Capital gains realised by tax residents of France on the sale of securities are subject to a levy of 12.8% or to the progressive brackets system, plus social tax. Non-residents of France are fully exempt on the condition that they have not held, during the five years preceding the sale, directly or indirectly, alone or with certain close relatives, more than 25% of the share capital of the relevant French entity. Some tax treaties can provide different rules for qualifying "substantial"/controlling participation in a French entity.
Capital gains realised on the sale of French real estate are taxed at a rate of 19% when the vendor resides in an EU member state, 33.3% otherwise and 75% when non-co-operative jurisdictions and territories are involved. Social contributions of 7.5% are due in addition to capital gains tax, plus a surtax of between 2% and 6% depending of the amount of the gain (6% applies above EUR260,000).
Inheritance Tax and Gift Tax
Between parents and direct descendants, the tax is computed in accordance with a brackets system. The marginal rate is 45% above EUR1.805 million subject to a basis reduction of EUR100,000 (available every 15 years).
A specific and additional rebate of EUR100,000 has been voted in July 2020 between parents and children due to the COVID-19 crisis, it is applicable if the funds are used for purchasing a principal residence or for renovating it.
There is no inheritance tax between spouses or members of a PACS. Lifetime gifts between such couples are subject to tax at the marginal rate of 45% above EUR1.805 million subject to a basis reduction of EUR80,000.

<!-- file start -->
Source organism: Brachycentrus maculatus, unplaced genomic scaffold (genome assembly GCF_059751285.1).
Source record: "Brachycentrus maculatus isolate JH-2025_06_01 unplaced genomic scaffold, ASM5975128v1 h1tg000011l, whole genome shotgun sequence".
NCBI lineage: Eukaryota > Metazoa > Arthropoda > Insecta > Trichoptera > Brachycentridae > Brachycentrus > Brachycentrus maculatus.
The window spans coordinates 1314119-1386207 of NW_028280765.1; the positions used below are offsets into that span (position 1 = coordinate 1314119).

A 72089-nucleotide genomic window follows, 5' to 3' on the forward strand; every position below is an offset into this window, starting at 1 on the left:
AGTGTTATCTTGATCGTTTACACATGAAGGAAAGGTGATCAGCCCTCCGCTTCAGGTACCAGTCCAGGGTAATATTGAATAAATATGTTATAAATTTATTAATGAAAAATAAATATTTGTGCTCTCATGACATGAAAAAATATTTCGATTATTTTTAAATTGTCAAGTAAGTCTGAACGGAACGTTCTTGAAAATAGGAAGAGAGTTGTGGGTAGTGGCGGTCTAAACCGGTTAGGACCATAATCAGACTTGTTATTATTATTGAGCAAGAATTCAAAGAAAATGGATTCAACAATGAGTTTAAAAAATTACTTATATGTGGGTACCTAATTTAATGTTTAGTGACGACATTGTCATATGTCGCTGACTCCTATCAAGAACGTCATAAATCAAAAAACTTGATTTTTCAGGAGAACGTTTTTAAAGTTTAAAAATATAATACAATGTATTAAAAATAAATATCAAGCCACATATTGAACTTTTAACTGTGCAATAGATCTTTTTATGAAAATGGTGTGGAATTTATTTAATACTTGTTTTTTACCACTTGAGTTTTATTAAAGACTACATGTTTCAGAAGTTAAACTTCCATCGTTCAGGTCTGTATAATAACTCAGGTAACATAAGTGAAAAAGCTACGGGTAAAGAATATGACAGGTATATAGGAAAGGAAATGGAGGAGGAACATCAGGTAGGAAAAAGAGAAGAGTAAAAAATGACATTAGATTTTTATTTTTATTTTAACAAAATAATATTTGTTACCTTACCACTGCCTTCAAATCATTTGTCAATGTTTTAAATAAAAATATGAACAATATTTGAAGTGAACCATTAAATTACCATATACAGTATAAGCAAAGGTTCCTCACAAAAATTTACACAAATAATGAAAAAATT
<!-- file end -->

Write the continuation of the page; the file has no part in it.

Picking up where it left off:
Other rules apply to siblings (45% above EUR24,000) and non-relatives (60%).
Wealth tax is payable every year on the basis of a person's total real estate value. Wealth tax was heavily reformed as from 2018.
The applicable wealth tax rates are progressive. For instance, it amounts to 0.5% of net wealth between EUR800,000 and EUR1.3 million and 1.5% above EUR10 million.
As regards a tax resident of France, the taxable basis is made up of the individual's worldwide properties, less local taxes and the wealth tax itself. Non-residents are liable to wealth tax only as to their French-situs properties. Non-residents are not subject to wealth tax on their financial investments in France (eg, bank accounts, receivables from French-based persons, assets held in a French life insurance vehicle and controlling or non-controlling participation in the share capital of companies).
Wealth tax is subject to certain limitations other than those mentioned above, such as a 30% rebate on the individual's residence.